An aortic aneurysm is a weakened and bulging area in the aorta—one of the body’s largest blood vessels that runs through the center of the body. Aneurysms can develop anywhere along the aorta, but they occur most frequently in the abdominal section. Because the aorta carries so much of the body’s blood, a ruptured aortic aneurysm can cause life-threatening bleeding.
Warning signs of Abdominal Aortic Aneurysms (AAA)
Most people have no symptoms at the time an AAA is discovered. Many AAAs are detected by tests conducted for unrelated reasons. People who do experience symptoms describe:
- A pulsing feeling in the abdomen
- Unexplained, severe pain in the abdomen or lower back
- If you experience these symptoms, call 911 immediately.
- Men over age 55
- Women over age 65
- Family history of AAA
- High blood pressure
- Other forms of blood vessel disease
Generally, an ultrasound, MRI or a CT scan is used to diagnose AAA. If you have questions about AAA, or your risk of AAA, talk to your healthcare provider.
When appropriate, we may recommend minimally invasive treatments. We always strive to use the most effective, least invasive procedure possible. Advantages of minimally invasive procedures include:
- Smaller incisions
- Less trauma, blood loss and pain
- Fewer complications
- Shorter hospital stay
- Faster recovery times
Your doctor’s treatment recommendation depends on:
- The size of the aneurysm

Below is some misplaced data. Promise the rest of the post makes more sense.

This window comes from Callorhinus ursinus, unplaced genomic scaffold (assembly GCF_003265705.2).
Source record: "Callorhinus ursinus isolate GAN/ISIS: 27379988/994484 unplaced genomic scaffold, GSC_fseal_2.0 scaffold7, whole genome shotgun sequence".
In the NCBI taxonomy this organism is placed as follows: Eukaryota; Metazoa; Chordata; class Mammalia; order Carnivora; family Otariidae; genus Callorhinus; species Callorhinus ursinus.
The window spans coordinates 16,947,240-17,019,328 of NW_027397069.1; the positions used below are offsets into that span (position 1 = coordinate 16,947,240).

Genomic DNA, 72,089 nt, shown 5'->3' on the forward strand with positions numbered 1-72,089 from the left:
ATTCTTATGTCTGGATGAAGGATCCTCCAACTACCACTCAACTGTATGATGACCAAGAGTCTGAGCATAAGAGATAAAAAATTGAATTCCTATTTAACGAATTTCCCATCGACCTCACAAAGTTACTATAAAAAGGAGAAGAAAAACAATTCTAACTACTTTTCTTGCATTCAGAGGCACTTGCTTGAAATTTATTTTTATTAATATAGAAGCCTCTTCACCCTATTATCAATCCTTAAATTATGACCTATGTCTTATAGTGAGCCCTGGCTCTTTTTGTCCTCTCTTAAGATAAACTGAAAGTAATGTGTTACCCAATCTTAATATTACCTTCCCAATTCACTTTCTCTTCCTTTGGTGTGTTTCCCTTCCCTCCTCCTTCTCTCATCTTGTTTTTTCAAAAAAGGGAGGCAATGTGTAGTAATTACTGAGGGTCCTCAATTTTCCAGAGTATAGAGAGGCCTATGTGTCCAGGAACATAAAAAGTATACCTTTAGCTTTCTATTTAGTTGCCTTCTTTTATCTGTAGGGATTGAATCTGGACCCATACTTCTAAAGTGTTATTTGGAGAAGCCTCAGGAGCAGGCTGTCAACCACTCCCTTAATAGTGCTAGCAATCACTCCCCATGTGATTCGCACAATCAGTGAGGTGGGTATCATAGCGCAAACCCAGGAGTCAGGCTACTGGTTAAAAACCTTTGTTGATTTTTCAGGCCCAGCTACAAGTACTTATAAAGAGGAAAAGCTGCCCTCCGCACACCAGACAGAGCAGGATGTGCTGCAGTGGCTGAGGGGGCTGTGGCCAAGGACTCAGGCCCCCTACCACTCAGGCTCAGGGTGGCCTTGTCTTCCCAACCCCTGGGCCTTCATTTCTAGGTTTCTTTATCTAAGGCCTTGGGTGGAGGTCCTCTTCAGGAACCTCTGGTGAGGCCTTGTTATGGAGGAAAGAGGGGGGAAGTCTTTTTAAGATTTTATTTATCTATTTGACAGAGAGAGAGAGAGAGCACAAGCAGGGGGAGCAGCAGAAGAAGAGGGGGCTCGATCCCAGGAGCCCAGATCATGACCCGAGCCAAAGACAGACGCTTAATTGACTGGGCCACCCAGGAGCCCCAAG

- How fast or slowly it is growing
For smaller, slower-growing aneurysms, your doctor may recommend medication to control blood pressure as well as closely monitoring the aneurysm's size. With this type of monitoring, called watchful waiting, you will undergo regularly scheduled medical imaging tests, such as ultrasound or magnetic resonance angiography, to track the aneurysm's size. If the aneurysm grows large enough to require treatment, your doctor may recommend surgical or minimally invasive treatment of the aneurysm.
Surgical Aneurysm Repair
Surgical repair of an aortic aneurysm is an open procedure, and we will place you under general anesthesia. During this procedure, your surgeon:
- Accesses your aorta
- Removes or bypasses the weakened portion of the aorta
- Attaches a synthetic tube (called a graft) above and below the aneurysm
Minimally Invasive Aneurysm Repair
To avoid the large incision and extended recovery time involved in surgical aneurysm repair, surgeons developed endovascular aneurysm repair, a minimally invasive procedure. Endovascular repair uses a special catheter that holds a synthetic tube, called an endograft.
During endovascular repair, your surgeon:
- Makes a small incision in arteries located in your groin
- Advances a catheter (a thin, flexible tube) through the blood vessels to the location of the aneurysm
- Attaches the endograft to the inner artery wall. The endograft forms a kind of tunnel through which blood flows, relieving the pressure on the weakened portion of the aorta.